divination

A goddess opens a blank book
And points at some place I can barely see.
Gods don’t bother about books at all. They are busy
Disconnecting telephone lines and sucking up
TV images. The earth can’t hold my footprints
Anymore, but the walls are good for walking across.
Elderly couples spend evenings
Interpreting chairs and floor lamps in vain, contemplating
Greasy spots on the family bibles, watching
The museums burn, watching pineapples
And watermelons explode over the roofs.

out to lunch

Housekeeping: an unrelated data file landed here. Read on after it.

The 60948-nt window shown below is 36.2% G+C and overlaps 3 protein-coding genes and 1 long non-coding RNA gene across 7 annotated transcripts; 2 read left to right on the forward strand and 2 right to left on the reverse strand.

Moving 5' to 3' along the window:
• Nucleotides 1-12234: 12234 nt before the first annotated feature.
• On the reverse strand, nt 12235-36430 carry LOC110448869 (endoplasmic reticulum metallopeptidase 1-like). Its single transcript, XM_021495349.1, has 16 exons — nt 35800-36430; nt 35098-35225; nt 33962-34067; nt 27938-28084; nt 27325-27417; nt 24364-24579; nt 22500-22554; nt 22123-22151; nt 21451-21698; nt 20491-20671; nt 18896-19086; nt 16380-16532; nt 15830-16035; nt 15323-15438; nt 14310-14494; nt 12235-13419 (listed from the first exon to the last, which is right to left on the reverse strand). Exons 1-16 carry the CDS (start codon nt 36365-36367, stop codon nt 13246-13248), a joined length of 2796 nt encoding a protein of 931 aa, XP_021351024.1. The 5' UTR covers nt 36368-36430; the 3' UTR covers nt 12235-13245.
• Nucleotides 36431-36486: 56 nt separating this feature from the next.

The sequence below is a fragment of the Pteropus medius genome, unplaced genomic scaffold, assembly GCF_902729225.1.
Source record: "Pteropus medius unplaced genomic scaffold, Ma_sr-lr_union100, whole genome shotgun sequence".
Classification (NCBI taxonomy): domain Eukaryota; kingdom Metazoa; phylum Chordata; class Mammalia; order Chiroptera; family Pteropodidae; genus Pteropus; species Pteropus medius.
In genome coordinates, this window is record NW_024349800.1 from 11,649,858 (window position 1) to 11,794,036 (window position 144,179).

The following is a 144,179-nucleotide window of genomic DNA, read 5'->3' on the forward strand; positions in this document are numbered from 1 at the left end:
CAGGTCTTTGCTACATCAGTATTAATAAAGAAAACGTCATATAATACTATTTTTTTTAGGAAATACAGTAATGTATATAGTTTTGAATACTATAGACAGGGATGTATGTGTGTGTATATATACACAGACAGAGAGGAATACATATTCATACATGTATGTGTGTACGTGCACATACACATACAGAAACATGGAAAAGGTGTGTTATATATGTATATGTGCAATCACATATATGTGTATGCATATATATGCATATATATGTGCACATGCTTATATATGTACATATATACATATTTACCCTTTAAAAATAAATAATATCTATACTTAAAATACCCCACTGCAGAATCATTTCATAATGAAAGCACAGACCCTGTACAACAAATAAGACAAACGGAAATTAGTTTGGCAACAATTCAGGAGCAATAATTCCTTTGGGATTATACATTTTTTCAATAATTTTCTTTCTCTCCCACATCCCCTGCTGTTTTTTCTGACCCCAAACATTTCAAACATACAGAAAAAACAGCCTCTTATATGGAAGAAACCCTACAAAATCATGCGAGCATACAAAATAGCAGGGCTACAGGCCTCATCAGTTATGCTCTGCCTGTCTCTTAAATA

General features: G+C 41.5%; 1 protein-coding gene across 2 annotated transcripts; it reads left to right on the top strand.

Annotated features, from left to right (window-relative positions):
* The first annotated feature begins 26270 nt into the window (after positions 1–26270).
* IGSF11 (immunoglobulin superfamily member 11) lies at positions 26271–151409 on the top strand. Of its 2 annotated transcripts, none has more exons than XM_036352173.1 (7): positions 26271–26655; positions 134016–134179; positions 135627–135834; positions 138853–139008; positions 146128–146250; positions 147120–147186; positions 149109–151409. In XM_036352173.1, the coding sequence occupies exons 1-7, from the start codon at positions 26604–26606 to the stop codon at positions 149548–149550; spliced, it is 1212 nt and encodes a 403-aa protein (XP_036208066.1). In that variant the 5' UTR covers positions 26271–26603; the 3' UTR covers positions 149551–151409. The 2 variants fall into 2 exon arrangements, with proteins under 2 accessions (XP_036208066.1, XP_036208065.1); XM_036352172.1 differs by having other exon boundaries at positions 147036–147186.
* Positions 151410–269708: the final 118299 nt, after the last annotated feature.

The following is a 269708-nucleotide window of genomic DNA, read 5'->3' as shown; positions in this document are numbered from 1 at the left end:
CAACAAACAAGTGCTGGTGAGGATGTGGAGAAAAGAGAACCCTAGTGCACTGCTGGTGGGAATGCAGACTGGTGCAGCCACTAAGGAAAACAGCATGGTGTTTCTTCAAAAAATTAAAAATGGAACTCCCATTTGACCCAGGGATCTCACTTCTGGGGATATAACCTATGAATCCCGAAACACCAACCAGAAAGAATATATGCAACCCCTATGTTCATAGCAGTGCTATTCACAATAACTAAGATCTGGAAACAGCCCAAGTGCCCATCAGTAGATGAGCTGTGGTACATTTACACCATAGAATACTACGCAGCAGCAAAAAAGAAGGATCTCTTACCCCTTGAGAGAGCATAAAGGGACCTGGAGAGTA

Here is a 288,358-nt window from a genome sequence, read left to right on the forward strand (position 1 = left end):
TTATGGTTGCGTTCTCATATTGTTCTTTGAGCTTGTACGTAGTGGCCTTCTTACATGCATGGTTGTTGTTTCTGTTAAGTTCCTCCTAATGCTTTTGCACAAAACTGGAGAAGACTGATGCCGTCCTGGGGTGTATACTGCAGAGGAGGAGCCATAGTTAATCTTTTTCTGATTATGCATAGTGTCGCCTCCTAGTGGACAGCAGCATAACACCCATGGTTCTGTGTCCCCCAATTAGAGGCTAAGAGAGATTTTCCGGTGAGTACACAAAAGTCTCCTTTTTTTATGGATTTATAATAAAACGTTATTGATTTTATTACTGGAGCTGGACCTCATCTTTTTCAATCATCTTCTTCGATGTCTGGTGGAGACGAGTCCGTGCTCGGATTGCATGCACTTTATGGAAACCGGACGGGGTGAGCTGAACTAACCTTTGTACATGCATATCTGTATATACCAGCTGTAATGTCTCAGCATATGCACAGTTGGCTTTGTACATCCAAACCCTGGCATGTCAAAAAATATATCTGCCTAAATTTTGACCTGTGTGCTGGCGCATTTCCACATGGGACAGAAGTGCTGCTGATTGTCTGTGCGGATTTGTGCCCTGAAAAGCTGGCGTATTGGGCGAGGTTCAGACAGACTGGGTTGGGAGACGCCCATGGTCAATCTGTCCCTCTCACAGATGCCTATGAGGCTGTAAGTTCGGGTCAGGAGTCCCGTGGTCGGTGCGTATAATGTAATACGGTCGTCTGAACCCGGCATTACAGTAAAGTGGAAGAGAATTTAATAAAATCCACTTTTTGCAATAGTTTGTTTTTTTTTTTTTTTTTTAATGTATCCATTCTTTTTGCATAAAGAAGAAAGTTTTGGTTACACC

I told them I didn’t practice the piano. I felt a little ashamed because I played like a fowl with its feet despite the fact that I had just graduated from a music school. The woman asked me what I was doing then. Apparently she couldn’t believe someone might have seriously disregarded such an artistic endeavor. She went on saying that they desperately needed a piano player, that it was such a beautiful, such a noble, marvellous way of making money, etc. She was very excited, and I terribly disappointed her answering that I was doodling on scraps of paper time and again, nothing more. There was a piece of paper filled with my doodles on the table. She saw it, but they thought that my problem was alcohol, because they saw the glass as well. I said I drank just a glass in a week, I don’t know why. It wasn’t true, and they didn’t believe me. Then the guy began to talk about angling on Saturn and how sly all the Saturnians were. No wonder, he said, they had duped all the other planets with their leaden diet. I replied that we had to, one way or another, wipe out every worm, every fly, every possible and impossible kind of bait from the face of Saturn. (It was the wrong thing to say, I admit.) The automatic doors opened at that moment and I was ready to exit with my cat, but there was also a dog in the room that was eager to get outside. I caught hold of its left hind leg and passed it over to the guy.